Female flies require blood (post insemination) from the vertebrate host including humans for the development of eggs. Female sand flies were separated into different categories; blood-fed, half-fed, un-fed and gravid/semi gravid on the basis of their anatomical examination. Unfed and half-fed sand flies were high as compared to blood-fed and gravid/semi graved. Gravid flies, blood- fed and half-fed flies collected from indoor sites were high as compared to collection from outdoor sites (Table III).

Discussion

Collection from different sites in and around human dwellings was made in four tehsils of district Dir, where frequent cases and outbreaks (Timergara) of cutaneous leishmaniasis (CL) were previously reported (Rowland et al., 1999). In adult sand flies collection some individuals were recognized as immature male, identified by the incomplete rotation of genatailia (most probably in the first night of adulthood). As the rotation process is the last stage of male maturation, these males were therefore still very close to the oviposition sites (Moncaz et al., 2012). Immature male sand flies herein are the first report not only from Pakistan but also its bordering countries, Afghanistan, Iran and India.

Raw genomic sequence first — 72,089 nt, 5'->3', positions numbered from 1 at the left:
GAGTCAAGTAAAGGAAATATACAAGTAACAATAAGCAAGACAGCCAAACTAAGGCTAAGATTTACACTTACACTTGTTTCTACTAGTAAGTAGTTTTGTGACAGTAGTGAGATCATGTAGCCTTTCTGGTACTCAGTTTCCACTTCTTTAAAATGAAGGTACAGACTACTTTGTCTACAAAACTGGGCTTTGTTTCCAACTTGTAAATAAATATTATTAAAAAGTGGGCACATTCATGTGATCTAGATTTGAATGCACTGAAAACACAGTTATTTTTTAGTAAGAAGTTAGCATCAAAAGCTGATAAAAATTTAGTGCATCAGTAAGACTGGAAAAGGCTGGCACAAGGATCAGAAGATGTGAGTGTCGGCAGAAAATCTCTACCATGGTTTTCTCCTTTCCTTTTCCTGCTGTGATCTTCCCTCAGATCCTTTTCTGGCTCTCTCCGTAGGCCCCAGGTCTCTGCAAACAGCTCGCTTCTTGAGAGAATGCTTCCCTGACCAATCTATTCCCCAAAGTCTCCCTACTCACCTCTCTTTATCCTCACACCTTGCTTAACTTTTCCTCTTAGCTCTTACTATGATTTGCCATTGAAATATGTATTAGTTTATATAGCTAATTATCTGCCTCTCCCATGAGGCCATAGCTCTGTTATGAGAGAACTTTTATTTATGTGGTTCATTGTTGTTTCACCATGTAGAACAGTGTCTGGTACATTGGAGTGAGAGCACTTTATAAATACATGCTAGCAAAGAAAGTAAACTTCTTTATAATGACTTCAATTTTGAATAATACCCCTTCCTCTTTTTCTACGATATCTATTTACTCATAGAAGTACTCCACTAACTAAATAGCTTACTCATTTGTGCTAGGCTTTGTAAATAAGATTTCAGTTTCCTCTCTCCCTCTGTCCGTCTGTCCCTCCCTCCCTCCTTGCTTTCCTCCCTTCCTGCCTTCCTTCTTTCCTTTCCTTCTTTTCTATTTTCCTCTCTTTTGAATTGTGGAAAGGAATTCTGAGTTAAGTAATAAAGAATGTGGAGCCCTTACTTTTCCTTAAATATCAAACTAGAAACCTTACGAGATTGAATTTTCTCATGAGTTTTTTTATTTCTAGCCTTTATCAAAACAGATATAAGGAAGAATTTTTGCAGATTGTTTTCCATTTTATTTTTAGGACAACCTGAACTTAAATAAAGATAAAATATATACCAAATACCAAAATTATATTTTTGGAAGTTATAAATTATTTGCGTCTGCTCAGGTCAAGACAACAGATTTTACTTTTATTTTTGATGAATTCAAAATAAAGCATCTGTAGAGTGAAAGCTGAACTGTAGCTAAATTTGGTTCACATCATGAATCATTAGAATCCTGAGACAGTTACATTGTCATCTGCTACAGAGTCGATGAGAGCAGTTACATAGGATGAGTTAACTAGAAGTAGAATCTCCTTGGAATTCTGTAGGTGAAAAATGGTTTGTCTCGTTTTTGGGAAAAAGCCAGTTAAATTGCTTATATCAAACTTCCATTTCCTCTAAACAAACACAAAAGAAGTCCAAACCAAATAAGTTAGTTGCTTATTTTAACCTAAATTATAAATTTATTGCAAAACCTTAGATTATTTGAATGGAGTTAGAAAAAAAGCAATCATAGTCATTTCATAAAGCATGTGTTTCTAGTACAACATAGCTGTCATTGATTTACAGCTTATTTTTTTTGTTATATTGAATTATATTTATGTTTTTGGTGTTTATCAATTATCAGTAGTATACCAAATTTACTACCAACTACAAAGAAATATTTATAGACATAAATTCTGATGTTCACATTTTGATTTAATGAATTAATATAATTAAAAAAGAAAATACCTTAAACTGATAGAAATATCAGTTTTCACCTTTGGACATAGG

Majority of the surveyed houses had domestic animals (mostly bovine species) the probable hosts for female sand flies. Both sexes of P. salengensis and P. sergenti (with blood fed, gravid/ semi graved females) were collected from cattle droppings and junks accumulated in open areas around human dwellings. Such sites probably serve as favourable breeding habitats for the early developmental stages of sand flies (Killick- Kendrick, 1999). P. sergenti collected from cow dung is the suspected vector of CL in the area (Rowland et al., 1999), also reported to be breeding in sheep pens by other worker (Branco et al., 2013; Rijal et al., 2010).

Table I.- Immature male of sand fly belonging to three Phlebotomus species collected from cattle sheds.

Species###Balambat###Timergara###Khall###Total

###Cowshed###Sheep###Goat###Cowshed###Sheep###Goat###Cowshed###Sheep###Goat

###shed###shed###shed###shed###Shed###shed

P. sergenti###2###-###-###20###-###-###4###-###-###26

P. salengensis###13###-###-###-###-###-###2###-###18